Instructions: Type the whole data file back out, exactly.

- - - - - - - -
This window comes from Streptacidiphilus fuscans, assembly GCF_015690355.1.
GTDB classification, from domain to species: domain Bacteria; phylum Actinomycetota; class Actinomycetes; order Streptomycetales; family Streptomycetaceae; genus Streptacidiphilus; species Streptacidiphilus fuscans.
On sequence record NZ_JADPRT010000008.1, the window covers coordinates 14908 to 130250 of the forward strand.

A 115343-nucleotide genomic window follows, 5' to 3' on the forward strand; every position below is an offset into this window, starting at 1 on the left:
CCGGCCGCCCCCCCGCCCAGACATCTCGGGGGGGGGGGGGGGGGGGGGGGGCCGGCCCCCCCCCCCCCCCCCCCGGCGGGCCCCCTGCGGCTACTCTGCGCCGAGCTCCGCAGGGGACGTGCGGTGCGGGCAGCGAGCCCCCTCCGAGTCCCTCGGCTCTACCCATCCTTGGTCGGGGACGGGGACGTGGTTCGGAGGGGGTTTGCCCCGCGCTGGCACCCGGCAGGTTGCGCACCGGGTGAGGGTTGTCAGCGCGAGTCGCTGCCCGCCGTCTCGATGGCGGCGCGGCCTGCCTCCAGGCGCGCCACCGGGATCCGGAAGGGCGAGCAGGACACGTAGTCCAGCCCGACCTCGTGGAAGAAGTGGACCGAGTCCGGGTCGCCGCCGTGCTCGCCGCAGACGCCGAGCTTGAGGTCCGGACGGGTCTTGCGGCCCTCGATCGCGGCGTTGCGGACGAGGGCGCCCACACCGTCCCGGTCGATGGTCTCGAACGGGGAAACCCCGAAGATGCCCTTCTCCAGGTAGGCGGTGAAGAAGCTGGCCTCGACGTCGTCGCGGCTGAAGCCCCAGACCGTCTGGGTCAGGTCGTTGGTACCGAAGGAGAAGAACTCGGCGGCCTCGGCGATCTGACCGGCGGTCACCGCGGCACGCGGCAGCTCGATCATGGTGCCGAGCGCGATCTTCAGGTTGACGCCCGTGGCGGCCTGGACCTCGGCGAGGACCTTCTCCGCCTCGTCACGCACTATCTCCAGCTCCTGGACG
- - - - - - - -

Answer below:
This window comes from Streptacidiphilus fuscans, assembly GCF_015690355.1.
GTDB classification, from domain to species: domain Bacteria; phylum Actinomycetota; class Actinomycetes; order Streptomycetales; family Streptomycetaceae; genus Streptacidiphilus; species Streptacidiphilus fuscans.
On sequence record NZ_JADPRT010000008.1, the window covers coordinates 14908 to 130250 of the forward strand.

A 115343-nucleotide genomic window follows, 5' to 3' on the forward strand; every position below is an offset into this window, starting at 1 on the left:
CCGGCCGCCCCCCCGCCCAGACATCTCGGGGGGGGGGGGGGGGGGGGGGGGCCGGCCCCCCCCCCCCCCCCCCCGGCGGGCCCCCTGCGGCTACTCTGCGCCGAGCTCCGCAGGGGACGTGCGGTGCGGGCAGCGAGCCCCCTCCGAGTCCCTCGGCTCTACCCATCCTTGGTCGGGGACGGGGACGTGGTTCGGAGGGGGTTTGCCCCGCGCTGGCACCCGGCAGGTTGCGCACCGGGTGAGGGTTGTCAGCGCGAGTCGCTGCCCGCCGTCTCGATGGCGGCGCGGCCTGCCTCCAGGCGCGCCACCGGGATCCGGAAGGGCGAGCAGGACACGTAGTCCAGCCCGACCTCGTGGAAGAAGTGGACCGAGTCCGGGTCGCCGCCGTGCTCGCCGCAGACGCCGAGCTTGAGGTCCGGACGGGTCTTGCGGCCCTCGATCGCGGCGTTGCGGACGAGGGCGCCCACACCGTCCCGGTCGATGGTCTCGAACGGGGAAACCCCGAAGATGCCCTTCTCCAGGTAGGCGGTGAAGAAGCTGGCCTCGACGTCGTCGCGGCTGAAGCCCCAGACCGTCTGGGTCAGGTCGTTGGTACCGAAGGAGAAGAACTCGGCGGCCTCGGCGATCTGACCGGCGGTCACCGCGGCACGCGGCAGCTCGATCATGGTGCCGAGCGCGATCTTCAGGTTGACGCCCGTGGCGGCCTGGACCTCGGCGAGGACCTTCTCCGCCTCGTCACGCACTATCTCCAGCTCCTGGACG